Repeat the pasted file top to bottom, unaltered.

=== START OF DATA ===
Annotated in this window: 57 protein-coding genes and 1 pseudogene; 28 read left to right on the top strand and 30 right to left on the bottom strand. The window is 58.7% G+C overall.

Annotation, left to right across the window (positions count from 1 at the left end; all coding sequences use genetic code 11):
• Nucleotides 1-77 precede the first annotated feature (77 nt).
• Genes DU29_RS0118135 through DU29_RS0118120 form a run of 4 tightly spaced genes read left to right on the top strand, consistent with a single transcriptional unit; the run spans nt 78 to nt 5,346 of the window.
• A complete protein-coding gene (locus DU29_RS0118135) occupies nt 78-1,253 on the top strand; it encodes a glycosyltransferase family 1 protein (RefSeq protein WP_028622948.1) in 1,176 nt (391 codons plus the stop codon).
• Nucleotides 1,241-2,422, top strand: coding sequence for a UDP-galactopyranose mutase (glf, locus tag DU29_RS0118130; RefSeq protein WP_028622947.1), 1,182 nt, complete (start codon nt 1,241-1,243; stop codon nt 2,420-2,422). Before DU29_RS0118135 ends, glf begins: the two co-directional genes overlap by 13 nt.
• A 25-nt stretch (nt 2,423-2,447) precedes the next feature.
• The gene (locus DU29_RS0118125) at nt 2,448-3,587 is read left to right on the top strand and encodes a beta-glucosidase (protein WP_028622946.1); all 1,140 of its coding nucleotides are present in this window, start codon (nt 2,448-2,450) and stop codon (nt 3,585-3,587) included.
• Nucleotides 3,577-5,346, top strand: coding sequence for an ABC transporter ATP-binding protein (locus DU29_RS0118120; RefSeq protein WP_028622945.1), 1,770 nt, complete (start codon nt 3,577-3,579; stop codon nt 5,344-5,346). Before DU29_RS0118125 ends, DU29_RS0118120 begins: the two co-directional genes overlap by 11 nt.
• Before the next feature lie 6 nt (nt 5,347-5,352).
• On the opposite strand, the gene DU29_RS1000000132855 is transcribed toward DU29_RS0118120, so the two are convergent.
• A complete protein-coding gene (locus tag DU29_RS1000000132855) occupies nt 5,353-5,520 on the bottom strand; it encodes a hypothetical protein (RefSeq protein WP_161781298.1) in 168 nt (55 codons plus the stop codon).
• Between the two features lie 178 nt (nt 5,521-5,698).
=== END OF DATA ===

Annotated in this window: 57 protein-coding genes and 1 pseudogene; 28 read left to right on the top strand and 30 right to left on the bottom strand. The window is 58.7% G+C overall.

Annotation, left to right across the window (positions count from 1 at the left end; all coding sequences use genetic code 11):
• Nucleotides 1-77 precede the first annotated feature (77 nt).
• Genes DU29_RS0118135 through DU29_RS0118120 form a run of 4 tightly spaced genes read left to right on the top strand, consistent with a single transcriptional unit; the run spans nt 78 to nt 5,346 of the window.
• A complete protein-coding gene (locus DU29_RS0118135) occupies nt 78-1,253 on the top strand; it encodes a glycosyltransferase family 1 protein (RefSeq protein WP_028622948.1) in 1,176 nt (391 codons plus the stop codon).
• Nucleotides 1,241-2,422, top strand: coding sequence for a UDP-galactopyranose mutase (glf, locus tag DU29_RS0118130; RefSeq protein WP_028622947.1), 1,182 nt, complete (start codon nt 1,241-1,243; stop codon nt 2,420-2,422). Before DU29_RS0118135 ends, glf begins: the two co-directional genes overlap by 13 nt.
• A 25-nt stretch (nt 2,423-2,447) precedes the next feature.
• The gene (locus DU29_RS0118125) at nt 2,448-3,587 is read left to right on the top strand and encodes a beta-glucosidase (protein WP_028622946.1); all 1,140 of its coding nucleotides are present in this window, start codon (nt 2,448-2,450) and stop codon (nt 3,585-3,587) included.
• Nucleotides 3,577-5,346, top strand: coding sequence for an ABC transporter ATP-binding protein (locus DU29_RS0118120; RefSeq protein WP_028622945.1), 1,770 nt, complete (start codon nt 3,577-3,579; stop codon nt 5,344-5,346). Before DU29_RS0118125 ends, DU29_RS0118120 begins: the two co-directional genes overlap by 11 nt.
• Before the next feature lie 6 nt (nt 5,347-5,352).
• On the opposite strand, the gene DU29_RS1000000132855 is transcribed toward DU29_RS0118120, so the two are convergent.
• A complete protein-coding gene (locus tag DU29_RS1000000132855) occupies nt 5,353-5,520 on the bottom strand; it encodes a hypothetical protein (RefSeq protein WP_161781298.1) in 168 nt (55 codons plus the stop codon).
• Between the two features lie 178 nt (nt 5,521-5,698).